Working Through the Bad Days
We’ve all had our fair share of bad days.
At some points in dealing with RA, we even have more bad days than good ones. I know that has certainly been the case for me for the majority of the time that I have been sick.
And when you do finally move to a point at which you are having more good days than bad, that can make the bad days seem even worse. They are a harsh reminder of reality and what your life can be like.
As much as bad days are about pain, they are also about emotional health. I know that when my pain level increases, my emotional health decreases. I become cranky, angry, and generally down in the dumps.
But I’ve come to realize that part of getting through the bad days is treating yourself with kindness and compassion.
It can be easy to think that you are letting the illness win when you give in to pain or exhaustion. But sometimes you can do yourself more harm– both physically and mentally – by pushing yourself when you don’t have the energy or even the reserves.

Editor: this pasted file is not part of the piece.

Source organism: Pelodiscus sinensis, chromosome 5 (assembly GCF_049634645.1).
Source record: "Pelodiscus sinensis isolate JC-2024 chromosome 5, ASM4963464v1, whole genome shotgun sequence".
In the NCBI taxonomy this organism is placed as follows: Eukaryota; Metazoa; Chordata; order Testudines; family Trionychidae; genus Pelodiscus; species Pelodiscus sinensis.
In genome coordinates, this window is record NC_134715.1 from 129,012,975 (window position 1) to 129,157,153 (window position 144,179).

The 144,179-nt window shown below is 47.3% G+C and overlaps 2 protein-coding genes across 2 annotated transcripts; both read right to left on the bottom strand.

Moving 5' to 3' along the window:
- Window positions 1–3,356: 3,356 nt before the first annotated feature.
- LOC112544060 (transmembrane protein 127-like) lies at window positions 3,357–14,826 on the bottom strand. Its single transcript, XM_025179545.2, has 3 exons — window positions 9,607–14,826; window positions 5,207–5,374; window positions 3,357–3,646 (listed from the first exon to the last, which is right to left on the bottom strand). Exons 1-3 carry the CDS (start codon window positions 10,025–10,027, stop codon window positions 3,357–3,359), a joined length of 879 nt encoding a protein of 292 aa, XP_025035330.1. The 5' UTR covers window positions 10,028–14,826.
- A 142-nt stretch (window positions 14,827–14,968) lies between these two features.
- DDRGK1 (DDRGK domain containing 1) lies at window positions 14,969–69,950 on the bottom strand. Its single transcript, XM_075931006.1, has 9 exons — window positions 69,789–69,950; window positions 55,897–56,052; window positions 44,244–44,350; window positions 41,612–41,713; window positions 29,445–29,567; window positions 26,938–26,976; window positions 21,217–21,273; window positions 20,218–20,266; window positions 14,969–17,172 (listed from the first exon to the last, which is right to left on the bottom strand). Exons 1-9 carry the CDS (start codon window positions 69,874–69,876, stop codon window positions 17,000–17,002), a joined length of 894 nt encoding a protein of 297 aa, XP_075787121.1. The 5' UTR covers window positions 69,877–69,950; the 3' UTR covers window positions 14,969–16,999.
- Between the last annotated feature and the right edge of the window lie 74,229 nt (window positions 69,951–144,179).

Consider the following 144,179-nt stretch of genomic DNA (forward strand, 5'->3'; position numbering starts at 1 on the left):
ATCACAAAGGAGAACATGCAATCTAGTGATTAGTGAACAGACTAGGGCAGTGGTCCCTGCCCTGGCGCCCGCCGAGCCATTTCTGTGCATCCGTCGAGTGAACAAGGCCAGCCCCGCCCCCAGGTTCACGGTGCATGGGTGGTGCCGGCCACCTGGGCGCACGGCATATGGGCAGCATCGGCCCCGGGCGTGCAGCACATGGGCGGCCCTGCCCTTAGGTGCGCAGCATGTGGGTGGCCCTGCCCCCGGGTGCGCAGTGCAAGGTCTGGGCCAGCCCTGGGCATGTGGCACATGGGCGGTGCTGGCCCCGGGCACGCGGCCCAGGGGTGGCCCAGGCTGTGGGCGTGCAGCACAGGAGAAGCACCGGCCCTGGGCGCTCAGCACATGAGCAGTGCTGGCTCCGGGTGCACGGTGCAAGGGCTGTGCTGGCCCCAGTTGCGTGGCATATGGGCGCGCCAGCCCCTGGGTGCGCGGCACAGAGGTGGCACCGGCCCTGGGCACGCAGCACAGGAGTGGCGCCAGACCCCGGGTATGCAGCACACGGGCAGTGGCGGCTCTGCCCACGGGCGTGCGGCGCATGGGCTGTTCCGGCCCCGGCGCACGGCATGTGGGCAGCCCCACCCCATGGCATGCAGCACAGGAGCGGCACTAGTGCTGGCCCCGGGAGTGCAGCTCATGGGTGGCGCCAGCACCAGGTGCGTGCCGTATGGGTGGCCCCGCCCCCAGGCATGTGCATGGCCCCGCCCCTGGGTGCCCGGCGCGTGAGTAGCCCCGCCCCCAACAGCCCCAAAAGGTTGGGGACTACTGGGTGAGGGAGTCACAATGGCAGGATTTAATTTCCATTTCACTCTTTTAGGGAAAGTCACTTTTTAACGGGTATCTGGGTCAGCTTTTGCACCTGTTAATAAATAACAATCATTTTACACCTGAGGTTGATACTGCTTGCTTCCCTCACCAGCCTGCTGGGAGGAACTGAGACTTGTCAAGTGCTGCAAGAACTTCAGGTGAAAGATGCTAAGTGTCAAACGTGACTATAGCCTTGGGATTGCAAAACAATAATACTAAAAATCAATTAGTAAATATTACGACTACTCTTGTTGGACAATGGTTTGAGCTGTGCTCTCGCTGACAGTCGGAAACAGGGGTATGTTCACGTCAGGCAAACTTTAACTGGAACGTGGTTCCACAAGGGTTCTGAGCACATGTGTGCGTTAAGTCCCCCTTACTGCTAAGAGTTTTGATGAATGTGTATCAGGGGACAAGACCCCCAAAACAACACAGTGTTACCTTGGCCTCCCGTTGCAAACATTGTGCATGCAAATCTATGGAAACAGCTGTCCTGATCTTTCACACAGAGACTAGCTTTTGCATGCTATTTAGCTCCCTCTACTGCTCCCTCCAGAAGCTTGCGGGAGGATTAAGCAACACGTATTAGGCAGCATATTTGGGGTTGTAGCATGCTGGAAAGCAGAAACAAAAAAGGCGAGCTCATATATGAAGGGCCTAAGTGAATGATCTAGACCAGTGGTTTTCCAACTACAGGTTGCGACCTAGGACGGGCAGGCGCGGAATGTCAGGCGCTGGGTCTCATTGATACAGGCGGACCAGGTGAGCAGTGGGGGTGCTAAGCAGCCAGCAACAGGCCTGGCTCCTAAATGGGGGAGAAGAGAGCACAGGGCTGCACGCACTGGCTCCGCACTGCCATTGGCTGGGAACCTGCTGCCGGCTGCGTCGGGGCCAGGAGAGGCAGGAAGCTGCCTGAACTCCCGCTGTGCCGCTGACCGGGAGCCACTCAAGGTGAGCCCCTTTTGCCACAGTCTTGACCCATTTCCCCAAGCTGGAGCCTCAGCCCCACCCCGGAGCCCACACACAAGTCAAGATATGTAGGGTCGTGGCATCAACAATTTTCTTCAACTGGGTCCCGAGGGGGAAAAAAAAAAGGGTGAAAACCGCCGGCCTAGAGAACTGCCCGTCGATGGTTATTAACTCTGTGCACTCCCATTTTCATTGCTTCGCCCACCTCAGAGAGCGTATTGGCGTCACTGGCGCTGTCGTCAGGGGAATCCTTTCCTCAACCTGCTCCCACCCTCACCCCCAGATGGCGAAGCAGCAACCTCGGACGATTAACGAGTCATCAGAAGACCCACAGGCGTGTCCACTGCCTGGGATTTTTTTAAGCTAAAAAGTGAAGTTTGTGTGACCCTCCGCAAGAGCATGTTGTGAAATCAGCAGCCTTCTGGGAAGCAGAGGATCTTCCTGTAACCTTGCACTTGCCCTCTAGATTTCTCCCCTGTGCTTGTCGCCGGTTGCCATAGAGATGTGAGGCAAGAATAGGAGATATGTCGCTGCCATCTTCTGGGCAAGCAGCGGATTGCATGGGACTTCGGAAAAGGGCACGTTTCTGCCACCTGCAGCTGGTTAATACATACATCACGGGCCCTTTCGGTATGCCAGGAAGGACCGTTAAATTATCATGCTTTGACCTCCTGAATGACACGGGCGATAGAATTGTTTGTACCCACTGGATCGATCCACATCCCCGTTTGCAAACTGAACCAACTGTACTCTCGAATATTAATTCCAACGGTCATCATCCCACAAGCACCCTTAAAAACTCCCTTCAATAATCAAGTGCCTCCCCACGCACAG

I know that I am also inclined to go inward on the bad days.I try to avoid people and it has more to do with me than it does with them. I don’t want to bring other people down just because I’m not having a good day.
But sometimes engaging with those around you--people who understand your situation--can take your mind off what you are dealing with. Sometimes not, but I don’t think the default should always be to push people away and deal with what you are going through in a solitary way.
If you’re flaring, life can seem like one neverending bad day. I get that. But I think we can’t lose hope that things might and will get better, regardless of how long a period of bad days we are going through.
Still, sometimes you just have to throw the covers over your head and stay in bed all day. I know that happens to me sometimes. And it’s not fun. But sometimes it is simply necessary. There are definitely days when I alternate between napping and being barely able to lift my head off the pillow.
That happens sometimes. But I can’t beat myself up about it. I have to tell myself that it’s okay. Because if I don’t tell myself that it’s okay, who will?